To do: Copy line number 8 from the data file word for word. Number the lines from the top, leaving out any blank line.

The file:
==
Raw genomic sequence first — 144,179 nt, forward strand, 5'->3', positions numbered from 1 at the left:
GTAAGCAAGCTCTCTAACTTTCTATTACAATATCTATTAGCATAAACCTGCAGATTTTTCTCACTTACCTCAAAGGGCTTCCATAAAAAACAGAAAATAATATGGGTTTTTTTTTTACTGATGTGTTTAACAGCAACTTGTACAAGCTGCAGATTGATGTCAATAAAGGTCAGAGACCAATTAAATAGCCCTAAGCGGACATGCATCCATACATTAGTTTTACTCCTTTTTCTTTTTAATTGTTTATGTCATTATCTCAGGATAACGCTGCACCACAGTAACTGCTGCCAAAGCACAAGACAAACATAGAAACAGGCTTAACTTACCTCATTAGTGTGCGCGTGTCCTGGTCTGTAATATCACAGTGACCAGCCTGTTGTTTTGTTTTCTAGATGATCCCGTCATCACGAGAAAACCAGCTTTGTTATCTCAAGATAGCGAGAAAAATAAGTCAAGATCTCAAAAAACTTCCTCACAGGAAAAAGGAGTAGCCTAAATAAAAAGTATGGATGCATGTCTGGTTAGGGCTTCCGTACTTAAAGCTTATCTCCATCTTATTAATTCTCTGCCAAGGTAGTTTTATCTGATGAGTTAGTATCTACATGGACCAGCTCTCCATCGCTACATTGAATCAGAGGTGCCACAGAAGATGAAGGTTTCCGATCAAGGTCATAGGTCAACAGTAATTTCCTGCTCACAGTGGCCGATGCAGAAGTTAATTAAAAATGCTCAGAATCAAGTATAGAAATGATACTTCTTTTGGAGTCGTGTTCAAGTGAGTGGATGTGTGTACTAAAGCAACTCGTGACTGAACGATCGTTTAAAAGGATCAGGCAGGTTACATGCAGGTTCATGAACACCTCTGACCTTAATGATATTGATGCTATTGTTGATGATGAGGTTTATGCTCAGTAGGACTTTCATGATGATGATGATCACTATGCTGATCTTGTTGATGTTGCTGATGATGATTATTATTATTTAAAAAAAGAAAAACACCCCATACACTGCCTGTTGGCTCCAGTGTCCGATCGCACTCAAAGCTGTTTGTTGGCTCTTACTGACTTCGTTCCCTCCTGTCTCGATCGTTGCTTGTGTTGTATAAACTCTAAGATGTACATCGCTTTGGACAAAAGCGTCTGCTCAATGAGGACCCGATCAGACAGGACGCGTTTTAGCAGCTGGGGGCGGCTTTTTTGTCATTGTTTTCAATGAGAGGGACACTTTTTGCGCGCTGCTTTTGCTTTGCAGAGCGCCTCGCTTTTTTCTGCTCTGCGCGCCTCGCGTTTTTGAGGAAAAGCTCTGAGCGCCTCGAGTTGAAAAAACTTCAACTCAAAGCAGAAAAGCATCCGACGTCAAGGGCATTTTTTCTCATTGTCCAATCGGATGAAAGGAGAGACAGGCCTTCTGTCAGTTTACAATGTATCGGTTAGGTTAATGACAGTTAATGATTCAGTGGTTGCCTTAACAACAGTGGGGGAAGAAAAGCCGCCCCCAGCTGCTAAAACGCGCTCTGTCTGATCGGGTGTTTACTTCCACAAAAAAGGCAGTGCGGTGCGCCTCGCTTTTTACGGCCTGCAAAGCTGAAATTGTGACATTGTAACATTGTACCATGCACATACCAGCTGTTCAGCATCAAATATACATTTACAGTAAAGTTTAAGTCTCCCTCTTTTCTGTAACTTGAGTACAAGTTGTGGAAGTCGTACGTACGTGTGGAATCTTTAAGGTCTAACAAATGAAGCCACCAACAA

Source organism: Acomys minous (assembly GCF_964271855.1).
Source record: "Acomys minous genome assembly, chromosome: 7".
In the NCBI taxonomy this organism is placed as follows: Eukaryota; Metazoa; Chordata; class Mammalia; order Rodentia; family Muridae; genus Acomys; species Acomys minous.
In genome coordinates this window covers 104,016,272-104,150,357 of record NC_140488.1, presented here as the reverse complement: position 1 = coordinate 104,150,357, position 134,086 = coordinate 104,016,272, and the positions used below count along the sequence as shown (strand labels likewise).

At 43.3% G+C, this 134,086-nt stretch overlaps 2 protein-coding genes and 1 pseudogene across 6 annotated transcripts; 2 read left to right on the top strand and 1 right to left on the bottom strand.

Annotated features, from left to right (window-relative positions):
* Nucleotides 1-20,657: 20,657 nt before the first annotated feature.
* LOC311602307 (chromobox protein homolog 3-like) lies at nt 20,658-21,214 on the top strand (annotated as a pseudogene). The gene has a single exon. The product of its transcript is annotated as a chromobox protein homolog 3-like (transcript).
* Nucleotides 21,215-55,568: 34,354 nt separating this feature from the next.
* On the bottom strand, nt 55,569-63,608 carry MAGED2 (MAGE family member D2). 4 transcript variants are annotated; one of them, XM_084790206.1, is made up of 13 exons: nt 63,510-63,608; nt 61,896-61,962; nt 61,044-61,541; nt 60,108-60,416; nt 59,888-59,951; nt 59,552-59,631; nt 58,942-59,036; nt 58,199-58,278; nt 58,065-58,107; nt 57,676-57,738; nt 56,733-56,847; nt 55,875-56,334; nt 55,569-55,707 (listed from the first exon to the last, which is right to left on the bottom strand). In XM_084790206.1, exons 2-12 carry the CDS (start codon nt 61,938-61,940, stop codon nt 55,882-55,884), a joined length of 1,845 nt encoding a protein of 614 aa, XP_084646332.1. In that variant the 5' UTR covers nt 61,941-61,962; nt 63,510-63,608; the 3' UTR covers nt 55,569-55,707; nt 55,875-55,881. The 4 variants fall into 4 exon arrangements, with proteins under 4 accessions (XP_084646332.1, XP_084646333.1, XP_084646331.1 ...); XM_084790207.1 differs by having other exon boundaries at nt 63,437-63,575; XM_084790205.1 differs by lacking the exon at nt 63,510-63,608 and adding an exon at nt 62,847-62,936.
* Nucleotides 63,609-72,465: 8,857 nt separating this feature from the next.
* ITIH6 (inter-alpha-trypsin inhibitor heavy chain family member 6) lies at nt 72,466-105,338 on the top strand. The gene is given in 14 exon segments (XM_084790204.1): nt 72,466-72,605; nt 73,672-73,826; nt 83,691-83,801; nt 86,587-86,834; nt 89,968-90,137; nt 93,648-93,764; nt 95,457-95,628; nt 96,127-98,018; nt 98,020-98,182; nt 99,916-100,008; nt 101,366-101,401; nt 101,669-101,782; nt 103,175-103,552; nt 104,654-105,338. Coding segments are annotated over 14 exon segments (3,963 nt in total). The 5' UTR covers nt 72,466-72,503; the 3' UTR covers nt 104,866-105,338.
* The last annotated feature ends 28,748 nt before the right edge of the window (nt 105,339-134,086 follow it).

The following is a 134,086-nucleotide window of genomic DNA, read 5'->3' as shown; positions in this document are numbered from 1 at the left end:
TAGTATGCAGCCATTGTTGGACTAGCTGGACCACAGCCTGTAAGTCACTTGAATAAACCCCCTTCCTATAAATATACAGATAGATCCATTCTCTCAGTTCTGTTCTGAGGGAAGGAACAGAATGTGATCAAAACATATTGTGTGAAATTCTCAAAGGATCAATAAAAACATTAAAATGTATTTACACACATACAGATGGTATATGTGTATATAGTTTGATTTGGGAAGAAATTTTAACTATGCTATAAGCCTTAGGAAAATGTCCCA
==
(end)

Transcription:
Annotated features, from left to right (window-relative positions):